Effective Eating Disorder Therapy Techniques

Eating disorders are complex mental and physical illnesses with varying biological, psychological, and social contributing factors. Treatments that are most effective for eating disorders often address all of these aspects. Below are the most common therapeutic treatments for eating disorders, many of which are used in combination with one another.

therapy session

Cognitive Therapy for Treating Eating Disorders

Cognitive therapies are based on the foundational work of identifying the thoughts and beliefs that influence symptoms, choices, and behaviors. Research has found cognitive therapies to be some of the most effective treatment ideologies for mental illnesses including eating disorders.

Cognitive Behavioral Therapy (CBT)

Cognitive Behavioral Therapy (CBT) is the leading evidence-based treatment for eating disorders. This therapy is time-limited and goal-oriented, meaning sessions will focus on how skills, work in session, and homework assignments can support the individual in reaching their specific recovery goals.

For eating disorder treatment, CBT involves identifying the beliefs and thoughts that influence eating disorder pathology and engaging in work to replace these disordered thoughts and beliefs with recovery-focused thoughts and beliefs in order to alter mood and behavior. Research finds this effectively treats eating disorders as well as comorbid personality characteristics and mental health diagnoses such as alcohol abuse, depression, and anxiety [1].

Learn More: Cognitive Behavioral Therapy (CBT)

Dialectical Behavior Therapy (DBT)

Dialectical Behavior Therapy (DBT) is a type of cognitive therapy developed by Marsha Linehan. DBT emphasizes the integration of opposites, referred to as the “dialectical.” This is intended to combat an individual’s black-and-white thinking and subsequent choices by emphasizing that one can be happy and stressed, love someone and be angry with them, or miss their eating disorder and acknowledge it is not good for them.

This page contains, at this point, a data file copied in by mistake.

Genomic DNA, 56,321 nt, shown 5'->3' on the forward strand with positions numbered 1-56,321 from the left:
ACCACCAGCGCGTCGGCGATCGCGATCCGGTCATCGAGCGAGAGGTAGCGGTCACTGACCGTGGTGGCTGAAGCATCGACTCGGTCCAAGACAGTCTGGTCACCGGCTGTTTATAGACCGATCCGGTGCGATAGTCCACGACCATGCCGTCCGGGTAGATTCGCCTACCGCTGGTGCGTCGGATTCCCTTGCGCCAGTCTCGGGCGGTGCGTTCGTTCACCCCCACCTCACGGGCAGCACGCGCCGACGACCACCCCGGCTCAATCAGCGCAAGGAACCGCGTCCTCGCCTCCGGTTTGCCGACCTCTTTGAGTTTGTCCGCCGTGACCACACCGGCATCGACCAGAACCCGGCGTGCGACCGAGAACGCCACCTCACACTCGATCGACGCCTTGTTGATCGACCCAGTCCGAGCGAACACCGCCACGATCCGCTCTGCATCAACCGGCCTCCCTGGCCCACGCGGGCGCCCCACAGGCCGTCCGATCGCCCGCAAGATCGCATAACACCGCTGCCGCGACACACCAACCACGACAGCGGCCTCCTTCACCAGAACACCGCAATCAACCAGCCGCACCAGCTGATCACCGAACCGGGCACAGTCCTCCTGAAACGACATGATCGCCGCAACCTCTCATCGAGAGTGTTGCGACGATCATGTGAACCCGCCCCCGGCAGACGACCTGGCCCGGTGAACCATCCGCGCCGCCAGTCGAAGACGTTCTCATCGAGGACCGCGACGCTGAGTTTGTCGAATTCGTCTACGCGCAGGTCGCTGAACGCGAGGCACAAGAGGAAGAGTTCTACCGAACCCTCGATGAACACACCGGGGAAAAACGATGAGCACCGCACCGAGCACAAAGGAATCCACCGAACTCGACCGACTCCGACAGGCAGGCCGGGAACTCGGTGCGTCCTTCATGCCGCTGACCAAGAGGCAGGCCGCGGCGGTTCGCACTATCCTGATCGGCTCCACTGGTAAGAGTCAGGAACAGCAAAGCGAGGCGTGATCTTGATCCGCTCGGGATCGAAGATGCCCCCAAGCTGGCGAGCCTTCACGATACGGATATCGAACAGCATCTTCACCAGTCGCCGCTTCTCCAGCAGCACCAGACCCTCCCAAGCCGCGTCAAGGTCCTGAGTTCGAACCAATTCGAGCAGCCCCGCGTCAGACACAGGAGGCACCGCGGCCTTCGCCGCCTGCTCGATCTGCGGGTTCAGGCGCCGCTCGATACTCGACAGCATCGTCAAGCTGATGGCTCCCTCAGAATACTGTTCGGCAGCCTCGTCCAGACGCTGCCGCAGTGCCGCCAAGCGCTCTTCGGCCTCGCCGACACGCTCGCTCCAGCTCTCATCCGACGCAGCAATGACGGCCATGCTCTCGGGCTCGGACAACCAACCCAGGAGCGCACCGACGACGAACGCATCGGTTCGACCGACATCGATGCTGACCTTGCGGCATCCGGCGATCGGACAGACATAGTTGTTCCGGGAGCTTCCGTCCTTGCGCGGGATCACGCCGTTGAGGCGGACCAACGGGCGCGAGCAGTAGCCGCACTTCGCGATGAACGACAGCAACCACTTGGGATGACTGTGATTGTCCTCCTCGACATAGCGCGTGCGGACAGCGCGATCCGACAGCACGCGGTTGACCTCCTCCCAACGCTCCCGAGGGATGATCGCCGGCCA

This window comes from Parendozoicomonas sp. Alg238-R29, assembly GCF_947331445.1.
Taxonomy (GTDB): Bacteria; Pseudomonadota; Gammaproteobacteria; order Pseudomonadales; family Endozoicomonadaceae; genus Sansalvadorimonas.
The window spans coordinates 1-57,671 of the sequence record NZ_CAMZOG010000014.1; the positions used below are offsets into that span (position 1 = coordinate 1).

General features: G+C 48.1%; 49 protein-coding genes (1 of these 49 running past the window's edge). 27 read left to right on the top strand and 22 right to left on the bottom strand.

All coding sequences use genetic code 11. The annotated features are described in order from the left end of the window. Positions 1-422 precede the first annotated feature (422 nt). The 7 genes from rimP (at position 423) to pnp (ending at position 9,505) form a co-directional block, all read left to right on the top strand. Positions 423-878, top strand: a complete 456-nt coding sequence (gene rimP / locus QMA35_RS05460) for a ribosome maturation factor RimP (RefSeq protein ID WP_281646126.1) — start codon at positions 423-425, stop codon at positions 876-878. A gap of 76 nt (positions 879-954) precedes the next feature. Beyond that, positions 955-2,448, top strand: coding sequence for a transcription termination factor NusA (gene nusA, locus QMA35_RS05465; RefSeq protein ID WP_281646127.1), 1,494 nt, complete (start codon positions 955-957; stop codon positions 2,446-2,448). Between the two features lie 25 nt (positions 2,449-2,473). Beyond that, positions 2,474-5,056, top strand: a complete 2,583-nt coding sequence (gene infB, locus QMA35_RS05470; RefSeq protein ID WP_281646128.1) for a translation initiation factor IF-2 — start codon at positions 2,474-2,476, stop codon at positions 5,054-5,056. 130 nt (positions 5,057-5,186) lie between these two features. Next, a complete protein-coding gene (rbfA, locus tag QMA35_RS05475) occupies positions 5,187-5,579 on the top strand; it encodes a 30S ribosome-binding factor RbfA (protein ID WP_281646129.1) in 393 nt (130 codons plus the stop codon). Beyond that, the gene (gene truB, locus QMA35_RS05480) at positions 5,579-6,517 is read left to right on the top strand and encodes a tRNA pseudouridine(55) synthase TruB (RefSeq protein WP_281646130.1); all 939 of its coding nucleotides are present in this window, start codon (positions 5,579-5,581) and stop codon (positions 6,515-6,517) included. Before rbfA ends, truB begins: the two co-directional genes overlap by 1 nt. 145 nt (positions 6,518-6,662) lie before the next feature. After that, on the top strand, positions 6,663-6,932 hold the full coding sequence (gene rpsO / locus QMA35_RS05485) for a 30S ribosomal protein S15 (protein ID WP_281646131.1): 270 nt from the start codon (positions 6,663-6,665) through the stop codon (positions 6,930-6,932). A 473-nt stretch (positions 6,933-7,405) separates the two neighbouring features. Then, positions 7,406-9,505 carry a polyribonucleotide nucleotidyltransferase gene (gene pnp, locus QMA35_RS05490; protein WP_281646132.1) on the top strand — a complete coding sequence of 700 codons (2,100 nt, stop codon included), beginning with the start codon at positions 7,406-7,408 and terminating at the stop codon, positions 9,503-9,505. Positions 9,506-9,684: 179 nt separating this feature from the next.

DBT teaches skills focused on 4 main areas that can improve mood and behaviors – emotion regulation (regulating uncomfortable emotion-states), distress tolerance (tolerating distress when the situation cannot be changed), mindfulness (existing in the present moment without judgment), and interpersonal effectiveness (communicating needs and boundaries while maintaining relationships). These are all areas individuals with eating disorders often struggle with and strengthening them can support improved mood stabilization, reduction of behaviors, and, ultimately, recovery.

Learn More: Dialectical Behavior Therapy (DBT)

Acceptance and Commitment Therapy (ACT)

Acceptance and Commitment Therapy (ACT) involves encouraging individuals to identify their values and act in alignment with these. ACT considers values to be the meaningful and purposeful parts of life that individuals care about and that motivate them to engage in actions [2].

ACT teaches individuals to “make a behavior change according to your values and accept, defuse, stay aware of your core self and contact the present moment in order to support such behavioral change [2].” This therapy also acknowledges barriers to doing this and encourages individuals to continue learning and practicing making choices and choosing cognitions based on their values despite these barriers.

For individuals with eating disorders, ACT would involve identifying an individual’s core values that are not related to the eating disorder and practicing thoughts, beliefs, and behaviors that reflect these values as opposed to their disordered values.

Learn More: Acceptance and Commitment Therapy (ACT)

support group

Exposure and Response Prevention Therapy (ERP)

Exposure and Response Prevention (ERP) involves exposing individuals to the thoughts, feelings, and situations that trigger their distress or disordered behaviors and then encouraging them to utilize different skills. An individual with an eating disorder might be exposed to fear foods or encouraged to engage with their weight-restored body and would then be taught skills to cope instead of coping with these distressing situations using eating disorder behaviors.

This treatment can be effective because individuals are not simply taught coping skills and are isolated from the things that trigger them. Instead, they face that which is triggering head-on and learn how to maintain recovery despite them.

Learn More: Exposure and Response Prevention (ERP)

Interpersonal Psychotherapy (IPT)

Interpersonal Psychotherapy (IPT) is a type of cognitive therapy that specifically emphasizes the impact interpersonal interactions can have on mental health and disordered behaviors. This therapy focuses on relationship conflicts, impactful life changes, grief and loss, and difficulties in sustaining supportive relationships.

For those with eating disorders, each of these areas can be a key trigger to disordered behaviors. Addressing how an individual can cope with life changes, conflict resolution, and communication and boundary-setting can go a long way in reducing the negative impact of these triggers as well as allowing the individual to effectively utilize their support system as they work toward recovery.